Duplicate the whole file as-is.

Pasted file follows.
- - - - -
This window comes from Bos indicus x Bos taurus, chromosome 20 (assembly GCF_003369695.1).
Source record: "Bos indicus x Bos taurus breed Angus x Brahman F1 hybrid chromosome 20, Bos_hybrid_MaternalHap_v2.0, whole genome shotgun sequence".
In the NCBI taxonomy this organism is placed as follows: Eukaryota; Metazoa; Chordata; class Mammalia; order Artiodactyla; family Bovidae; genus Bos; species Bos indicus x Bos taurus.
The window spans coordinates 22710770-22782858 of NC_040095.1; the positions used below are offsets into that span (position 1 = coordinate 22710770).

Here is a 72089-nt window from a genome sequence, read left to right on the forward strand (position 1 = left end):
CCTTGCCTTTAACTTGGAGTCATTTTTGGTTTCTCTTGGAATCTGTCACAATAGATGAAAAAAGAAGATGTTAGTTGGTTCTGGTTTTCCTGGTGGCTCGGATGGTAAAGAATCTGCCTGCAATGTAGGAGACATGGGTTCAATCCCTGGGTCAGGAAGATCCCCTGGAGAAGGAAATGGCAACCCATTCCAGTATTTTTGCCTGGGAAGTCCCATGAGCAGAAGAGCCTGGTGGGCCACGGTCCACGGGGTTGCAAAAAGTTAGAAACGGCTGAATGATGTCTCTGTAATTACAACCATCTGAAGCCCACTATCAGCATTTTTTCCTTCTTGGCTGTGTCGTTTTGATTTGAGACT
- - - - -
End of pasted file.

This window comes from Bos indicus x Bos taurus, chromosome 20 (assembly GCF_003369695.1).
Source record: "Bos indicus x Bos taurus breed Angus x Brahman F1 hybrid chromosome 20, Bos_hybrid_MaternalHap_v2.0, whole genome shotgun sequence".
In the NCBI taxonomy this organism is placed as follows: Eukaryota; Metazoa; Chordata; class Mammalia; order Artiodactyla; family Bovidae; genus Bos; species Bos indicus x Bos taurus.
The window spans coordinates 22710770-22782858 of NC_040095.1; the positions used below are offsets into that span (position 1 = coordinate 22710770).

Here is a 72089-nt window from a genome sequence, read left to right on the forward strand (position 1 = left end):
CCTTGCCTTTAACTTGGAGTCATTTTTGGTTTCTCTTGGAATCTGTCACAATAGATGAAAAAAGAAGATGTTAGTTGGTTCTGGTTTTCCTGGTGGCTCGGATGGTAAAGAATCTGCCTGCAATGTAGGAGACATGGGTTCAATCCCTGGGTCAGGAAGATCCCCTGGAGAAGGAAATGGCAACCCATTCCAGTATTTTTGCCTGGGAAGTCCCATGAGCAGAAGAGCCTGGTGGGCCACGGTCCACGGGGTTGCAAAAAGTTAGAAACGGCTGAATGATGTCTCTGTAATTACAACCATCTGAAGCCCACTATCAGCATTTTTTCCTTCTTGGCTGTGTCGTTTTGATTTGAGACT